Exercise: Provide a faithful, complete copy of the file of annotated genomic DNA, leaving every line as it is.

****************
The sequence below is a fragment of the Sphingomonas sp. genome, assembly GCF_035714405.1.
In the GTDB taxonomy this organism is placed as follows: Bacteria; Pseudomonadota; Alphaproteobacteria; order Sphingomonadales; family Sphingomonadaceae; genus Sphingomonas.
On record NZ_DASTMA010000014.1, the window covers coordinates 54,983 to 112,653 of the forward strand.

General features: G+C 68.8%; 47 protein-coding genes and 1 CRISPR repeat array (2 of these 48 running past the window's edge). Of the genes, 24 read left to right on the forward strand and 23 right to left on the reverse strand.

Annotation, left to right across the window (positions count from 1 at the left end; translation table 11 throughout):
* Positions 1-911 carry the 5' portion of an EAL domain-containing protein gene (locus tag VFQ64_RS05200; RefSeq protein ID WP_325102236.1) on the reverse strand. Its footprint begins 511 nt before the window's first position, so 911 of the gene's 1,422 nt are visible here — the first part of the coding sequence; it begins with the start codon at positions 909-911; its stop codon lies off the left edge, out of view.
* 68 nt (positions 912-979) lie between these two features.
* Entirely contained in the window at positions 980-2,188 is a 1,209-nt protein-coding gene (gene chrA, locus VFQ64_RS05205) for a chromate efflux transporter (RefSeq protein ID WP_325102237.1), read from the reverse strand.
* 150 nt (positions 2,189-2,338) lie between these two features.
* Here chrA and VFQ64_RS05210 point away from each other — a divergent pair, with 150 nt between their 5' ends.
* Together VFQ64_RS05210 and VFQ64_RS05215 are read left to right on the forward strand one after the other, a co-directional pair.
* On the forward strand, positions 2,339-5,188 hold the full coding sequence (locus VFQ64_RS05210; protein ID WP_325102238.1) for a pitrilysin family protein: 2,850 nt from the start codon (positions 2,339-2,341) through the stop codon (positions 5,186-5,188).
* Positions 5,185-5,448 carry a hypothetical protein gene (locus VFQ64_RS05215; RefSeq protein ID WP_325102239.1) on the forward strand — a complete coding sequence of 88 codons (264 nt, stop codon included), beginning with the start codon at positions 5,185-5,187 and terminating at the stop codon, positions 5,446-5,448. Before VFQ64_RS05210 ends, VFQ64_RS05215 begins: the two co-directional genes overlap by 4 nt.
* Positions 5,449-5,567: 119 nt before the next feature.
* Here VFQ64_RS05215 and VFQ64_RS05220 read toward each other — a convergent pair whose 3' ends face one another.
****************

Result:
The sequence below is a fragment of the Sphingomonas sp. genome, assembly GCF_035714405.1.
In the GTDB taxonomy this organism is placed as follows: Bacteria; Pseudomonadota; Alphaproteobacteria; order Sphingomonadales; family Sphingomonadaceae; genus Sphingomonas.
On record NZ_DASTMA010000014.1, the window covers coordinates 54,983 to 112,653 of the forward strand.

General features: G+C 68.8%; 47 protein-coding genes and 1 CRISPR repeat array (2 of these 48 running past the window's edge). Of the genes, 24 read left to right on the forward strand and 23 right to left on the reverse strand.

Annotation, left to right across the window (positions count from 1 at the left end; translation table 11 throughout):
* Positions 1-911 carry the 5' portion of an EAL domain-containing protein gene (locus tag VFQ64_RS05200; RefSeq protein ID WP_325102236.1) on the reverse strand. Its footprint begins 511 nt before the window's first position, so 911 of the gene's 1,422 nt are visible here — the first part of the coding sequence; it begins with the start codon at positions 909-911; its stop codon lies off the left edge, out of view.
* 68 nt (positions 912-979) lie between these two features.
* Entirely contained in the window at positions 980-2,188 is a 1,209-nt protein-coding gene (gene chrA, locus VFQ64_RS05205) for a chromate efflux transporter (RefSeq protein ID WP_325102237.1), read from the reverse strand.
* 150 nt (positions 2,189-2,338) lie between these two features.
* Here chrA and VFQ64_RS05210 point away from each other — a divergent pair, with 150 nt between their 5' ends.
* Together VFQ64_RS05210 and VFQ64_RS05215 are read left to right on the forward strand one after the other, a co-directional pair.
* On the forward strand, positions 2,339-5,188 hold the full coding sequence (locus VFQ64_RS05210; protein ID WP_325102238.1) for a pitrilysin family protein: 2,850 nt from the start codon (positions 2,339-2,341) through the stop codon (positions 5,186-5,188).
* Positions 5,185-5,448 carry a hypothetical protein gene (locus VFQ64_RS05215; RefSeq protein ID WP_325102239.1) on the forward strand — a complete coding sequence of 88 codons (264 nt, stop codon included), beginning with the start codon at positions 5,185-5,187 and terminating at the stop codon, positions 5,446-5,448. Before VFQ64_RS05210 ends, VFQ64_RS05215 begins: the two co-directional genes overlap by 4 nt.
* Positions 5,449-5,567: 119 nt before the next feature.
* Here VFQ64_RS05215 and VFQ64_RS05220 read toward each other — a convergent pair whose 3' ends face one another.